MPs from Senegal urge greater UK engagement during visit to Westminster
A delegation from the National Assembly of the Republic of Senegal undertook an inter-parliamentary visit to the UK Parliament from 22-26 April 2013. The delegation was led by Mr Mamadou Lamine Diallo from the Benno Bok Yakaar (BBY) Parliamentary Group, Mr Modou Diagne Fada, President of the Liberal and Democrat Parliamentary Group, Mr Thierno Bocoum (BBY), Mrs Penda Seck Diang (BBY) and Mrs Khadidiatou Diedhiou, an independent member of the National Assembly.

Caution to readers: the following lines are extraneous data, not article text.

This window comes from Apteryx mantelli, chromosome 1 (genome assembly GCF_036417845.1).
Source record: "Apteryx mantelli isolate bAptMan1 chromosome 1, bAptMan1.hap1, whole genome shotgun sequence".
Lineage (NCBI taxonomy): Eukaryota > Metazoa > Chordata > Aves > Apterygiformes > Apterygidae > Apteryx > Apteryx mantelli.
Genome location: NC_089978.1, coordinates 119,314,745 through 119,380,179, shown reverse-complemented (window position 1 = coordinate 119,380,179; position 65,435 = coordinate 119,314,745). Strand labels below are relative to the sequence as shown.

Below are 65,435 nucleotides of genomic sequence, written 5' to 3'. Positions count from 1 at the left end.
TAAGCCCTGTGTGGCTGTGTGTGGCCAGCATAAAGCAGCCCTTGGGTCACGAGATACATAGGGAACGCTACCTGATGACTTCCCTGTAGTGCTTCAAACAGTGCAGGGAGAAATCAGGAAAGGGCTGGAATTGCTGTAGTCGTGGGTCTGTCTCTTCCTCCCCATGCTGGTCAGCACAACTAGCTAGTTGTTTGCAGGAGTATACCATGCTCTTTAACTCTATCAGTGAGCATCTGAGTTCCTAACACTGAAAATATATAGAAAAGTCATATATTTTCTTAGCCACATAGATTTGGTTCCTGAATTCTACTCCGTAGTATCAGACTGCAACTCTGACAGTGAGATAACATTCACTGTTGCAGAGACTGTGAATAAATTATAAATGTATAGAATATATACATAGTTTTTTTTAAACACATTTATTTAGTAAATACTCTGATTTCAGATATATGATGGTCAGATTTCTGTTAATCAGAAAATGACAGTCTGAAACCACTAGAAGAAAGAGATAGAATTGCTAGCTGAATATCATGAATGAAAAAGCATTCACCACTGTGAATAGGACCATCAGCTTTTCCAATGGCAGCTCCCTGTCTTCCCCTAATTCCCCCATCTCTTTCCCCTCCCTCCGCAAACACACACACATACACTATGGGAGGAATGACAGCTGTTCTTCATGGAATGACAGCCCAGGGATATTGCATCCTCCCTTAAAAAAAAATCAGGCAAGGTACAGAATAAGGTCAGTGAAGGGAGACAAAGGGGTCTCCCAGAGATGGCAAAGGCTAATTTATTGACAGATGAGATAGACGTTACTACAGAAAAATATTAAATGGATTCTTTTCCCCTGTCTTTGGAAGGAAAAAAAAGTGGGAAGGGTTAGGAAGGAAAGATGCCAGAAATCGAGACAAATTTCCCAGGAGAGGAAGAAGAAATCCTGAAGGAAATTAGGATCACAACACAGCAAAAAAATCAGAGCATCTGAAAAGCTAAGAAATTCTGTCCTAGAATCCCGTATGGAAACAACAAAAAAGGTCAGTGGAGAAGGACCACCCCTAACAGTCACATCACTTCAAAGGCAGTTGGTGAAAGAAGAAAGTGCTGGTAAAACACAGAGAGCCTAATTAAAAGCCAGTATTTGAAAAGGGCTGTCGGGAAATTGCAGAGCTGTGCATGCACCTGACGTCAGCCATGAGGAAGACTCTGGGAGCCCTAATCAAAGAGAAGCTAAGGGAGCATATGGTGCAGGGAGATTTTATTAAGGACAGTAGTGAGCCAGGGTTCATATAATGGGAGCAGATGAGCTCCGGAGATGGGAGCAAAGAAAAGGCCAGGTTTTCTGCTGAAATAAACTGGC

At a time when international attention has been sharply focused on the serious breakdown of governance and security in Mali, Senegal’s stability and relative success in managing social, economic, environmental and security challenges was a key point of discussion throughout the visit. With Macky Sall winning presidential elections in 2012, replacing Abdoulaye Wade after his twelve years in office, Senegal’s ability to maintain stable and effective governance through periods of political change and transition contradict many preconceptions about West Africa, if not the entire continent. For this, and many other reasons, the visit was a vital opportunity to gain new perspectives and explore how best to expand inter-parliamentary relations as part of a strong partnership between both countries in support of better prospects for peace and prosperity throughout West Africa.